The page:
I have written about anaphylaxis before (in the form of a video) and also shared a Why We Do What We Do on Epinephrine. Perhaps appropriately so, here is a “delayed” post on biphasic reactions, which the actual occurrence of, or the potential for lead to further ED observation and admissions for children with anaphylaxis.

Generally, a biphasic reaction means that there has been an asymptomatic period of ≥1 hour with a subsequent resumption of symptoms without further antigen exposure. Though it is hard to precisely estimate the incidence Stark followed a group of 25 patients prospectively and Ellis followed 103, both noting rates of about 20%. A larger retrospective review from Alqurashi noted a rate of 14.7%. These were ED based. However, children receiving oral food challenges according to Järvinen in J Allergy Clin Immunol and Lee in Allergy Asthma Proc saw rates much lower (1.5-2%). So the bottom line is that we don’t really know.

In general the second phase is usually less severe than the first. Urticaria is more common, and is many times the only symptom per Ellis. As is the case with many understudied phenomena there are case reports of fatalities as well. Recurrent symptoms generally appear in the first 4-6 hours, but can occur out to 72 hours. However, most will be within 24-30 hours.

With regard to specific risk factors for biphasic reactions in children I wanted to highlight one study that reviewed nearly 500 patients with anaphylaxis  the aforementioned retrospective review from Alqurashi. Overall in their database from two Canadian Pediatric Emergency Departments 71/484 (14.7%) visits developed biphasic reactions. It is interesting that 49/71 (69%) had respiratory and/or cardiovascular manifestations (different than Ellis) and 35/71 (49%) got epinephrine. Alqurashi also identified five independent predictors for biphasic reactions, and if you take anything home from this post I want this to be it:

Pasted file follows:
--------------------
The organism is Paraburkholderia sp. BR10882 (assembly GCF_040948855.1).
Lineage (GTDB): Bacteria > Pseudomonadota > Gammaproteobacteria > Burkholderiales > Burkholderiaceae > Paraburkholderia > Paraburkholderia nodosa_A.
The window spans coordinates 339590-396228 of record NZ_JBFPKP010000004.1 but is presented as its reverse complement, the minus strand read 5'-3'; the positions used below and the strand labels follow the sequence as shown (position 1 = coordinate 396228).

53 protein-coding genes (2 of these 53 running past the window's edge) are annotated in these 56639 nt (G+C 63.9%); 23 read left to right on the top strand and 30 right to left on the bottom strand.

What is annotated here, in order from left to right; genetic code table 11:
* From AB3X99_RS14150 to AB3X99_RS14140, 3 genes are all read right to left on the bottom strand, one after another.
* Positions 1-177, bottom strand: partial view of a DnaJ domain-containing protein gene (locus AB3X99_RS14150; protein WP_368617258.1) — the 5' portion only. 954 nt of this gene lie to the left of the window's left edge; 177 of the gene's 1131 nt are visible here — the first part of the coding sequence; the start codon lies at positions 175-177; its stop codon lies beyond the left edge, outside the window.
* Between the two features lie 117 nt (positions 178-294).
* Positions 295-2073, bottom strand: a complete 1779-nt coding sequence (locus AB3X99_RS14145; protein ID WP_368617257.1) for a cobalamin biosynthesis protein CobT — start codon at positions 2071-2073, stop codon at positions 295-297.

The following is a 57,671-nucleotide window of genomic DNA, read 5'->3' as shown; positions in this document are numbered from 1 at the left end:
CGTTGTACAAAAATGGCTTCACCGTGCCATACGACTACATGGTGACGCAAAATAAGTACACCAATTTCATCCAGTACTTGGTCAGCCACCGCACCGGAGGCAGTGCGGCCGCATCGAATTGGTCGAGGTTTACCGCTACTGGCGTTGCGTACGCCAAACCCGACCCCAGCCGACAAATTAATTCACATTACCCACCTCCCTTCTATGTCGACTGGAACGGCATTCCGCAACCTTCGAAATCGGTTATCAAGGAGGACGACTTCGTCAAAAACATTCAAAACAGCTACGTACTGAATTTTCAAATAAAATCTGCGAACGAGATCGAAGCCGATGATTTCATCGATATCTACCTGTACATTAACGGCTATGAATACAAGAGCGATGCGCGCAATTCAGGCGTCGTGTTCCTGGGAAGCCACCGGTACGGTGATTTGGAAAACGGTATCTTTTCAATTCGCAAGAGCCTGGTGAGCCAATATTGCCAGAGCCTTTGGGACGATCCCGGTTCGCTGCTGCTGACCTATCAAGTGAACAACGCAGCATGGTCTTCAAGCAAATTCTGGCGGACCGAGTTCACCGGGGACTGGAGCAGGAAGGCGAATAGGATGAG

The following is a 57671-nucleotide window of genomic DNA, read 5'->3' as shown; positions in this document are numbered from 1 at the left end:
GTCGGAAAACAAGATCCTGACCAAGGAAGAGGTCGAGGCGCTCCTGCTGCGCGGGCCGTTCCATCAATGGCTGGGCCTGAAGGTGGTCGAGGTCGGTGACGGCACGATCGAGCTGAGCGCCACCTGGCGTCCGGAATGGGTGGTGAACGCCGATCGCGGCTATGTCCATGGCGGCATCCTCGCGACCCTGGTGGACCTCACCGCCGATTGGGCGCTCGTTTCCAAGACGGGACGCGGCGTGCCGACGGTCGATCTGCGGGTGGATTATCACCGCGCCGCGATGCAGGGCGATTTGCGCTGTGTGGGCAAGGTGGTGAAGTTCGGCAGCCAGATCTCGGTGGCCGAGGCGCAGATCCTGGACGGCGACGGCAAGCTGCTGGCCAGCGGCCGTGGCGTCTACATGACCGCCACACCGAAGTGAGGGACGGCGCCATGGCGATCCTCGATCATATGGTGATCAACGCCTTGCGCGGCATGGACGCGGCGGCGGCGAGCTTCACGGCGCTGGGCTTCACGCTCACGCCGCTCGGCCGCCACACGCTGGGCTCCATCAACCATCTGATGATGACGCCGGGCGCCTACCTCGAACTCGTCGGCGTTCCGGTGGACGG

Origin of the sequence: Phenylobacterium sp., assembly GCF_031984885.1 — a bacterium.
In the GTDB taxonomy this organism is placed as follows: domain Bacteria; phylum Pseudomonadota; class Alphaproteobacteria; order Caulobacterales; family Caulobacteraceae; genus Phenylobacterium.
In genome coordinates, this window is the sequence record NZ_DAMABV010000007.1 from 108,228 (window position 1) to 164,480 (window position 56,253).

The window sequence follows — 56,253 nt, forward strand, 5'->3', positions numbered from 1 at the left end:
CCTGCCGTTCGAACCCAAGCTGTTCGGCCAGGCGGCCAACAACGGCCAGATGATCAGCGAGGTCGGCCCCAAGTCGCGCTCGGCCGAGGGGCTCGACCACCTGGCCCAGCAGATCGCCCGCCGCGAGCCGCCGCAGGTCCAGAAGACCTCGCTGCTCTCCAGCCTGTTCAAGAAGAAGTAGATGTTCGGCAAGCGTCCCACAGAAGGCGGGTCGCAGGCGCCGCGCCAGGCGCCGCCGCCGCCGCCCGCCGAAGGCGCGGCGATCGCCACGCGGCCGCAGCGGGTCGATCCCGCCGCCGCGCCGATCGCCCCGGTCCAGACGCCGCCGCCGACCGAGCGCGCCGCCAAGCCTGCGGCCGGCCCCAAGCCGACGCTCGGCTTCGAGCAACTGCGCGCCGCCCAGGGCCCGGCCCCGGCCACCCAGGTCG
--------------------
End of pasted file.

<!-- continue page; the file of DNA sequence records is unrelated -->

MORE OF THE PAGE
• Age 6 to 9 years – OR 3.60 (95% CI 1.5-8.58)
  • Delay in presentation to the ED >90 min after the onset of the initial reaction – OR 2.58 (95% CI 1.47-4.53)
  • Wide pulse pressure at triage – OR 2.92 (95% CI 1.69-5.04)
  • Treatment of the initial reaction with >1 dose of epi – OR 2.7 (95% CI 1.12-6.55)
  • Treated with inhaled β-agonists in the ED – OR 2.39 (95% CI 1.24-4.62)

What should you do with this info? Well, asymptomatic children at 4 to 6 hours can be discharged home. Any child that has developed biphasic reaction or is still symptomatic should not go home. I would strongly consider admitted/observing children with the above five predictors as well.


Alqurashi W, Stiell I, Chan K, Neto G, Alsadoon A, Wells G. Epidemiology and clinical predictors of biphasic reactions in children with anaphylaxis. Ann Allergy Asthma Immunol. 2015 Sep;115(3):217-223

Ellis AK, Day JH. Incidence and characteristics of biphasic anaphylaxis: a prospective evaluation of 103 patients. Ann Allergy Asthma Immunol 2007; 98:64.

Järvinen KM, Amalanayagam S, Shreffler WG, et al. Epinephrine treatment is infrequent and biphasic reactions are rare in food-induced reactions during oral food challenges in children. J Allergy Clin Immunol 2009; 124:1267.

Lee J, Garrett JP, Brown-Whitehorn T, Spergel JM. Biphasic reactions in children undergoing oral food challenges. Allergy Asthma Proc 2013; 34:220.

Stark BJ, Sullivan TJ. Biphasic and protracted anaphylaxis. J Allergy Clin Immunol 1986; 78:76.